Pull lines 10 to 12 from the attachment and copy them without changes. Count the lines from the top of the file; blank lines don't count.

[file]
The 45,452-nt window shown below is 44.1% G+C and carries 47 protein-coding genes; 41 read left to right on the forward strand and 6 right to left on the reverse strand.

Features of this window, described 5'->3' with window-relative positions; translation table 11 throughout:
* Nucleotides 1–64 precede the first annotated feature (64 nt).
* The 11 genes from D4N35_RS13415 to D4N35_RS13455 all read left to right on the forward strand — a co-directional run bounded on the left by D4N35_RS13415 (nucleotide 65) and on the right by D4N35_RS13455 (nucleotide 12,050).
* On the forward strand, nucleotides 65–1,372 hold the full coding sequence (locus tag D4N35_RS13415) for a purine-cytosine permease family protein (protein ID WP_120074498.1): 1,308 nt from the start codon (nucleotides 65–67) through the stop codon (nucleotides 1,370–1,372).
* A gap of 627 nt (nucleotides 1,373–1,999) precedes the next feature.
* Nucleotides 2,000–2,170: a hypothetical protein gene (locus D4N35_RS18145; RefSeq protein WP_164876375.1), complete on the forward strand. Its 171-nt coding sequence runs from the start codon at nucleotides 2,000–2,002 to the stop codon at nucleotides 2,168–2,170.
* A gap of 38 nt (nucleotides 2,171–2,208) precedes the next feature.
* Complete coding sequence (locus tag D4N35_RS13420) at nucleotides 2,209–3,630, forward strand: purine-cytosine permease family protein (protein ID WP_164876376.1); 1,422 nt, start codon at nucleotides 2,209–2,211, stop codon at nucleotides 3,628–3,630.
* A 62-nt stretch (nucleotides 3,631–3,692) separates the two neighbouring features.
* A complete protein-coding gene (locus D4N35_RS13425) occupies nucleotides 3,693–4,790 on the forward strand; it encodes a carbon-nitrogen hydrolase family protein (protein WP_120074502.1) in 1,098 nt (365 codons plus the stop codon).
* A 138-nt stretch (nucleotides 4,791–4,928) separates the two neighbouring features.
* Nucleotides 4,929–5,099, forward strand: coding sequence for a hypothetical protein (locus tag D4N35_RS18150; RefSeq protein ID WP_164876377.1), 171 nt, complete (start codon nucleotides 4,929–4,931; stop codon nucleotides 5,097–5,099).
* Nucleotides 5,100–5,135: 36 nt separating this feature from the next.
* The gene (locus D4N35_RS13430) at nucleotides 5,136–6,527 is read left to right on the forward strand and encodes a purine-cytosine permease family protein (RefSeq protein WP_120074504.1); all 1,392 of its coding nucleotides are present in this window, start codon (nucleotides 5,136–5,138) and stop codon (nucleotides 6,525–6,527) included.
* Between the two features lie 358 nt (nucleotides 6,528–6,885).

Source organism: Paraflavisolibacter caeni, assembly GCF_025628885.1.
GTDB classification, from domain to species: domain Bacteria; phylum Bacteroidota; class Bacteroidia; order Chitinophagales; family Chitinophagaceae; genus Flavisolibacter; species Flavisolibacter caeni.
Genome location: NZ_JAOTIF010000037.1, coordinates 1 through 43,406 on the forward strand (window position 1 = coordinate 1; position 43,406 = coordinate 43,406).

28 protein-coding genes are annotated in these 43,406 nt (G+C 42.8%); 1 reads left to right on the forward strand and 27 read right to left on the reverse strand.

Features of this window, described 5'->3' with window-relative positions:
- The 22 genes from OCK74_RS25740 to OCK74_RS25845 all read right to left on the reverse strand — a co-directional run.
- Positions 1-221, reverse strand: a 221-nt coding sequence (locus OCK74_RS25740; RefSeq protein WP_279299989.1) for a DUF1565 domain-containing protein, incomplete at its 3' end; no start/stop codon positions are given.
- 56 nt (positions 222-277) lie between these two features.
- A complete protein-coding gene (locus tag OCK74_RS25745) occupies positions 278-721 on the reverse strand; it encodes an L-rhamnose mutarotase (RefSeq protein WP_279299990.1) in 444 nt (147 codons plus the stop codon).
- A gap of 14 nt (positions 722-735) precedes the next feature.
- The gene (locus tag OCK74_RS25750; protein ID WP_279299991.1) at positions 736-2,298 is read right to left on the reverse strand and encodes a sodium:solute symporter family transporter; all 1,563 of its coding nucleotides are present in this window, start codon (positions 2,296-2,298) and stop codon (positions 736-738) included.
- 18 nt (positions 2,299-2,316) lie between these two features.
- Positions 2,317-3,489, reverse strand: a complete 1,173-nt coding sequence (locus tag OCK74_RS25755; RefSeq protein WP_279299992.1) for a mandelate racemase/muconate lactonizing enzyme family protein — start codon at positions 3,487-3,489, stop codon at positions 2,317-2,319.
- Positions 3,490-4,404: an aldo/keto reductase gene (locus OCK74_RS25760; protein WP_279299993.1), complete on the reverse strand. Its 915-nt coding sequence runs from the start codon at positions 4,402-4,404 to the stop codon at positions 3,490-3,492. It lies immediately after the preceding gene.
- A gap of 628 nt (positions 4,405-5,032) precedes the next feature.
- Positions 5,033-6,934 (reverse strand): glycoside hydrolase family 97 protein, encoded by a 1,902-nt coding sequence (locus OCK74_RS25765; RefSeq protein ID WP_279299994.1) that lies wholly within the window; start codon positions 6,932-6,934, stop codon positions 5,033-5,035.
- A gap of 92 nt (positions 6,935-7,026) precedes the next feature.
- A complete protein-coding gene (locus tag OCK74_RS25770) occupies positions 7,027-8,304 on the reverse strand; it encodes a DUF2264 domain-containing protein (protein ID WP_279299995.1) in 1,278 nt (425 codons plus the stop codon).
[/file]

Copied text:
* A 62-nt stretch (nucleotides 3,631–3,692) separates the two neighbouring features.
* A complete protein-coding gene (locus D4N35_RS13425) occupies nucleotides 3,693–4,790 on the forward strand; it encodes a carbon-nitrogen hydrolase family protein (protein WP_120074502.1) in 1,098 nt (365 codons plus the stop codon).
* A 138-nt stretch (nucleotides 4,791–4,928) separates the two neighbouring features.